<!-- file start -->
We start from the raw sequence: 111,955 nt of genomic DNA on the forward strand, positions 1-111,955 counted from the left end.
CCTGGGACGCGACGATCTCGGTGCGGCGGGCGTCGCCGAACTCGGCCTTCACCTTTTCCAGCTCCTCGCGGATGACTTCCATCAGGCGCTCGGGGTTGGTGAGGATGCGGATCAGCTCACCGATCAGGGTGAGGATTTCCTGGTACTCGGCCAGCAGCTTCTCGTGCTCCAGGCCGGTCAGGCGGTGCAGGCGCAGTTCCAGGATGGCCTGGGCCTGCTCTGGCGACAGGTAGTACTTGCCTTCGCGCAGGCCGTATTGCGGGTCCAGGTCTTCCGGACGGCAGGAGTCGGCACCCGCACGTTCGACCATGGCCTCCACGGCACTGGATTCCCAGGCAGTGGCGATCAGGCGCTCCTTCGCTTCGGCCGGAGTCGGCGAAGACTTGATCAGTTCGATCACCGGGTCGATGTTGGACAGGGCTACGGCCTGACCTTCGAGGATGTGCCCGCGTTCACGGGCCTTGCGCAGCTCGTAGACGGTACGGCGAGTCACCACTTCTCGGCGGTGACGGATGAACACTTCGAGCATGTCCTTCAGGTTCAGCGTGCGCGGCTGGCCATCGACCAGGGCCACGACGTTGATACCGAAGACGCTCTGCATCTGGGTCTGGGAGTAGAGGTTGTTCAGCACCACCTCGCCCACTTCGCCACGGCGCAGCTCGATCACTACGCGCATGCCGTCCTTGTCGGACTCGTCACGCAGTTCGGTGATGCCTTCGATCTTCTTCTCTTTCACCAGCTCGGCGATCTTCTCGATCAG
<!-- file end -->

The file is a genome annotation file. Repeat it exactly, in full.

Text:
We start from the raw sequence: 111,955 nt of genomic DNA on the forward strand, positions 1-111,955 counted from the left end.
CCTGGGACGCGACGATCTCGGTGCGGCGGGCGTCGCCGAACTCGGCCTTCACCTTTTCCAGCTCCTCGCGGATGACTTCCATCAGGCGCTCGGGGTTGGTGAGGATGCGGATCAGCTCACCGATCAGGGTGAGGATTTCCTGGTACTCGGCCAGCAGCTTCTCGTGCTCCAGGCCGGTCAGGCGGTGCAGGCGCAGTTCCAGGATGGCCTGGGCCTGCTCTGGCGACAGGTAGTACTTGCCTTCGCGCAGGCCGTATTGCGGGTCCAGGTCTTCCGGACGGCAGGAGTCGGCACCCGCACGTTCGACCATGGCCTCCACGGCACTGGATTCCCAGGCAGTGGCGATCAGGCGCTCCTTCGCTTCGGCCGGAGTCGGCGAAGACTTGATCAGTTCGATCACCGGGTCGATGTTGGACAGGGCTACGGCCTGACCTTCGAGGATGTGCCCGCGTTCACGGGCCTTGCGCAGCTCGTAGACGGTACGGCGAGTCACCACTTCTCGGCGGTGACGGATGAACACTTCGAGCATGTCCTTCAGGTTCAGCGTGCGCGGCTGGCCATCGACCAGGGCCACGACGTTGATACCGAAGACGCTCTGCATCTGGGTCTGGGAGTAGAGGTTGTTCAGCACCACCTCGCCCACTTCGCCACGGCGCAGCTCGATCACTACGCGCATGCCGTCCTTGTCGGACTCGTCACGCAGTTCGGTGATGCCTTCGATCTTCTTCTCTTTCACCAGCTCGGCGATCTTCTCGATCAG